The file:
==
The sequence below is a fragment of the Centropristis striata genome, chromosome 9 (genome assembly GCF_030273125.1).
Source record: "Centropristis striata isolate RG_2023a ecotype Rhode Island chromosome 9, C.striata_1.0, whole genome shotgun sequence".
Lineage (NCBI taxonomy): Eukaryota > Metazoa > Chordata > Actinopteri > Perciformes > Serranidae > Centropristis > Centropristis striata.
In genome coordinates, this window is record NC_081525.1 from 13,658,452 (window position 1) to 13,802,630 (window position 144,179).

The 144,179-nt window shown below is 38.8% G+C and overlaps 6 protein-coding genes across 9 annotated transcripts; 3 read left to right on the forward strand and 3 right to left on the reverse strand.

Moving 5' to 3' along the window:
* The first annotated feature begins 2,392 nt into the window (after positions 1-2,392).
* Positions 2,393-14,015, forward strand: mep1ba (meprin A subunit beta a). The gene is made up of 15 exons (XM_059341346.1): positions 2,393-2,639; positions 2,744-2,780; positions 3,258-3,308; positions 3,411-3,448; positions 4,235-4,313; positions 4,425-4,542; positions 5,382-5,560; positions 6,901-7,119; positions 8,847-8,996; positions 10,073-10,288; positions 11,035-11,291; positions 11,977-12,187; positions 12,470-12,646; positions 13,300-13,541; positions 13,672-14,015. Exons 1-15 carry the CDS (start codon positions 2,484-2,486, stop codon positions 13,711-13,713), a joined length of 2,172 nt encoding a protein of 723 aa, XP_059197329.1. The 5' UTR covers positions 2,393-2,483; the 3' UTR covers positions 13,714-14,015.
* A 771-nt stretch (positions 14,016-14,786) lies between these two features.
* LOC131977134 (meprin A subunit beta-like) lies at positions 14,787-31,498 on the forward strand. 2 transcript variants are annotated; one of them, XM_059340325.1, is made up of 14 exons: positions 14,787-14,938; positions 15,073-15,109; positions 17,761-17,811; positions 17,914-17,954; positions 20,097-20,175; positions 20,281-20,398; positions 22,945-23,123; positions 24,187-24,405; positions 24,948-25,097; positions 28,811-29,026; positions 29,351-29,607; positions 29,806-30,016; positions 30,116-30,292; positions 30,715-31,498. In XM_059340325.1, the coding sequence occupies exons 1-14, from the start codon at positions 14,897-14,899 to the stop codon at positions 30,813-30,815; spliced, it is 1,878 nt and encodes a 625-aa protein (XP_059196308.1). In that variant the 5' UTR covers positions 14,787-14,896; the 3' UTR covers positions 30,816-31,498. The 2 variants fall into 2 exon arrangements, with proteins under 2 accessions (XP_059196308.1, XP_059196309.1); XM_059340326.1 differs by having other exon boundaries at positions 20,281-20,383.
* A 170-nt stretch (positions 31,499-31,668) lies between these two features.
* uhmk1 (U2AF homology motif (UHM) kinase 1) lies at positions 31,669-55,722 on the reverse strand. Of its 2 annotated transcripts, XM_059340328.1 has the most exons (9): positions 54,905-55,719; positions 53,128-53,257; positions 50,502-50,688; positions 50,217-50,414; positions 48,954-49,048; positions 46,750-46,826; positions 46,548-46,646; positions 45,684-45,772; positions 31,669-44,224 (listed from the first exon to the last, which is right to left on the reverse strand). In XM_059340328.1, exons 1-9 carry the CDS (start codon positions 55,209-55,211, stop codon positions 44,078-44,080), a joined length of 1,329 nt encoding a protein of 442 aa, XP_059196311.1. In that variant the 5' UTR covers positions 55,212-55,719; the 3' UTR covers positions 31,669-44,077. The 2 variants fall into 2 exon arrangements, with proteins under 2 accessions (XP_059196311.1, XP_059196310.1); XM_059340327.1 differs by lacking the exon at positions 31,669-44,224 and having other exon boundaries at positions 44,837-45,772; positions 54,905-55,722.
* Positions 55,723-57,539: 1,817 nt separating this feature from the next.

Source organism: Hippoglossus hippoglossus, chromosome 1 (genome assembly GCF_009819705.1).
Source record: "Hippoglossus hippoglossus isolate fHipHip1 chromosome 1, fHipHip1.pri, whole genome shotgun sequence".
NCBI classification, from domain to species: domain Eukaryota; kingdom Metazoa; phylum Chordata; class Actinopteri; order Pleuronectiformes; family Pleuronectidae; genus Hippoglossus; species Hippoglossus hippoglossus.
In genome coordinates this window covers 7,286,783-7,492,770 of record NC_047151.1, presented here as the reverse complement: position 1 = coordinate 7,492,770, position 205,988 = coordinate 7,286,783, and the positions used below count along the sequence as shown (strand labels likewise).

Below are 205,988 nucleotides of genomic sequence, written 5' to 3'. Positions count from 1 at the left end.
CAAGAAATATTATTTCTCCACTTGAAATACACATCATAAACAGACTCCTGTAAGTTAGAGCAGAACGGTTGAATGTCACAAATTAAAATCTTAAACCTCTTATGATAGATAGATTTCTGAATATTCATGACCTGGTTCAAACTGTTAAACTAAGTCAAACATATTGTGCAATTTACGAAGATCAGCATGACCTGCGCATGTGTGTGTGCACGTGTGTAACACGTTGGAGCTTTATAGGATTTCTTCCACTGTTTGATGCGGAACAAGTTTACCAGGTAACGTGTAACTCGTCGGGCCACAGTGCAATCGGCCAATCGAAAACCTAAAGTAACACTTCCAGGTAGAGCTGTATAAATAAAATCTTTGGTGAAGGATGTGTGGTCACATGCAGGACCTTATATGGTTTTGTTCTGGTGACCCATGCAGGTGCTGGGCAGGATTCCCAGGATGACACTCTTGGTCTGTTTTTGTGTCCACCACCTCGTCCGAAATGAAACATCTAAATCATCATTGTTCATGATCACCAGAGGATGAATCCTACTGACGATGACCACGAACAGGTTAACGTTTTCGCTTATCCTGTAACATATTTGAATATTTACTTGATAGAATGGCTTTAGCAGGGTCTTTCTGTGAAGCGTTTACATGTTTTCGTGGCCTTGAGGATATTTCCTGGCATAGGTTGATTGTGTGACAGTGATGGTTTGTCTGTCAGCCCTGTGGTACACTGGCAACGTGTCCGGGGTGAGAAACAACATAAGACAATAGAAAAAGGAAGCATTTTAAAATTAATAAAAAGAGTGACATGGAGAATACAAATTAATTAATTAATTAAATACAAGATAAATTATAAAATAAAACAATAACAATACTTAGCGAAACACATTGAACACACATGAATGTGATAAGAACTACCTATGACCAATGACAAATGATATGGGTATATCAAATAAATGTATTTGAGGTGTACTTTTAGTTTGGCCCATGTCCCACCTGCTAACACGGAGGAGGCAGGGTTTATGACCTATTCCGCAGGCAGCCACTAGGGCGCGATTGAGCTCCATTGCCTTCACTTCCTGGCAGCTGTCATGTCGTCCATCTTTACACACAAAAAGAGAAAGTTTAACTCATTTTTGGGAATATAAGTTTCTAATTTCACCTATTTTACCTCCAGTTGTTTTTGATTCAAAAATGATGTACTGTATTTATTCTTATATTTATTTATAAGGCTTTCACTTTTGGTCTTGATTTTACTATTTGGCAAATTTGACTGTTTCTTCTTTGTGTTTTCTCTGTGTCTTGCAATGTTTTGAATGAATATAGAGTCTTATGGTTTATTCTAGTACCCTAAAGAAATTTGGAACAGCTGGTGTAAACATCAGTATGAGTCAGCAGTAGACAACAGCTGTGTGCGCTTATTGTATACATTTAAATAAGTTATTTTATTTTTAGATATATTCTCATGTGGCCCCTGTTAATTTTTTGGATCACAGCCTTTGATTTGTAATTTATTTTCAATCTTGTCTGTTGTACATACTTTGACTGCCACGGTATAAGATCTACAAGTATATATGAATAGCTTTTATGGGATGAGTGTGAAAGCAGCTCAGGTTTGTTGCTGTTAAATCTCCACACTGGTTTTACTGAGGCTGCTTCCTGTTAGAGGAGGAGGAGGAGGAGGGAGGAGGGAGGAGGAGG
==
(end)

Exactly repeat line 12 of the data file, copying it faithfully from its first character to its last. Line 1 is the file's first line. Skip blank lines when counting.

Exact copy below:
* uhmk1 (U2AF homology motif (UHM) kinase 1) lies at positions 31,669-55,722 on the reverse strand. Of its 2 annotated transcripts, XM_059340328.1 has the most exons (9): positions 54,905-55,719; positions 53,128-53,257; positions 50,502-50,688; positions 50,217-50,414; positions 48,954-49,048; positions 46,750-46,826; positions 46,548-46,646; positions 45,684-45,772; positions 31,669-44,224 (listed from the first exon to the last, which is right to left on the reverse strand). In XM_059340328.1, exons 1-9 carry the CDS (start codon positions 55,209-55,211, stop codon positions 44,078-44,080), a joined length of 1,329 nt encoding a protein of 442 aa, XP_059196311.1. In that variant the 5' UTR covers positions 55,212-55,719; the 3' UTR covers positions 31,669-44,077. The 2 variants fall into 2 exon arrangements, with proteins under 2 accessions (XP_059196311.1, XP_059196310.1); XM_059340327.1 differs by lacking the exon at positions 31,669-44,224 and having other exon boundaries at positions 44,837-45,772; positions 54,905-55,722.